Severe Weather Alert Follow Us On Twitter #KCRGWX

Winter Weather Alert Follow Us On Twitter #KCRGWX

Current Alerts

Current Alerts Click to learn more

X Close

Live Scoreboard

Total Yards:
Passing Yards:
Rushing Yards:

Total Yards:
Passing Yards:
Rushing Yards:

Game Highlights

Scoreboard refreshes every five minutes
Click Here for our Friday Night Lights live stream and game chat

Swipe left and right to view more scores

Scores refresh every five minutes. View more scores

History of Sinclair Meat Packing Plant Could Be Ending Soon

  • Video
Video player is loading
CEDAR RAPIDS - The Sinclair Site in Downtown Cedar Rapids is garnering attention again from the fire department, and city staff.

Back at the end of July, a massive fire damaged the former Farmstead Foods property and kept firefighters busy for days.

Today, during a special tour of the site, our crew found material still smoldering, which caused the fire department to return and do more work.

The site dates back to 1872, some of the buildings date back to 1919. But the death of the old meat packing plant could finally come in 2010.

"It's a very technical demolition and it'll take time and be very expensive and we need funding in place before we start that. The city can't afford the bill to demo this property," said Cedar Rapids Flood Director Greg Eyerly.

And it's a big bill. One option takes a year and costs about $20 million. The other could cost $100 million and take three years.

Both options are eligible for FEMA funding, but FEMA has yet to announce it's decision. Eyerly said he expects to hear from FEMA by this Spring.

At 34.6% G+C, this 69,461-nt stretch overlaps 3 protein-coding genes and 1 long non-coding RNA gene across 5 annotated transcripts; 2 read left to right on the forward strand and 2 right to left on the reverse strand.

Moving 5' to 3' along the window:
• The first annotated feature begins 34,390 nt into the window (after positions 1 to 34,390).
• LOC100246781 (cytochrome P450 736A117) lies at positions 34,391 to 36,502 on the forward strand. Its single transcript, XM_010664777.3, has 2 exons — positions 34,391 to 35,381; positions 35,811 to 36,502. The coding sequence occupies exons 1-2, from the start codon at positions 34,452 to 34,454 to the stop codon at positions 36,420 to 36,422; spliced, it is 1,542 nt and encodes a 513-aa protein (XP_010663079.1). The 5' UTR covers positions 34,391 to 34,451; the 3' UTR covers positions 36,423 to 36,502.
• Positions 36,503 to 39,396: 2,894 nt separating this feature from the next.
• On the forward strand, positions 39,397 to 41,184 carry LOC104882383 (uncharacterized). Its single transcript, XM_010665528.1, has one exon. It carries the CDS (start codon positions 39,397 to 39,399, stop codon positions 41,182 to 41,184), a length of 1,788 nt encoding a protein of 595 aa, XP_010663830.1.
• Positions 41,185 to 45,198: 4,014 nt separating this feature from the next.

"The more complicated way, is to use the old ball and chain way, and that's to knock down, but you have to treat every piece, every brick as hazardous," said Eyerly.

The easy way is to literally lift the buildings so you can walk through and pull out asbestos and hazardous material from underneath and throughout the floors.

But, time, water and a fire have a big say in which method they use.

The fire took away any shortcuts for one major building. The ceilings are falling and there's no way people can walk though and pull out the hazardous material. Eyerly said that building will most likely have to be demolished the expensive and slow way.

However, Eyerly said engineers will know which option is best by as soon as December. But a final decision won't be made until FEMA makes it ruling, said Eyerly.

Historians have said they want to keep the iconic smokestack, but that remains in doubt.

Our lens showed bricks crushed, cracked and missing, and it appears the smokestack is slightly leaning to one side.

Also, Eyerly said he expects to hear any day on a dollar amount the city will get from insurance for the fire that happened this year.

Email Justin Email Justin Justin's Blog Read Justin's blog This JustIN Justin's Twitter Follow Justin on Twitter

Featured Videos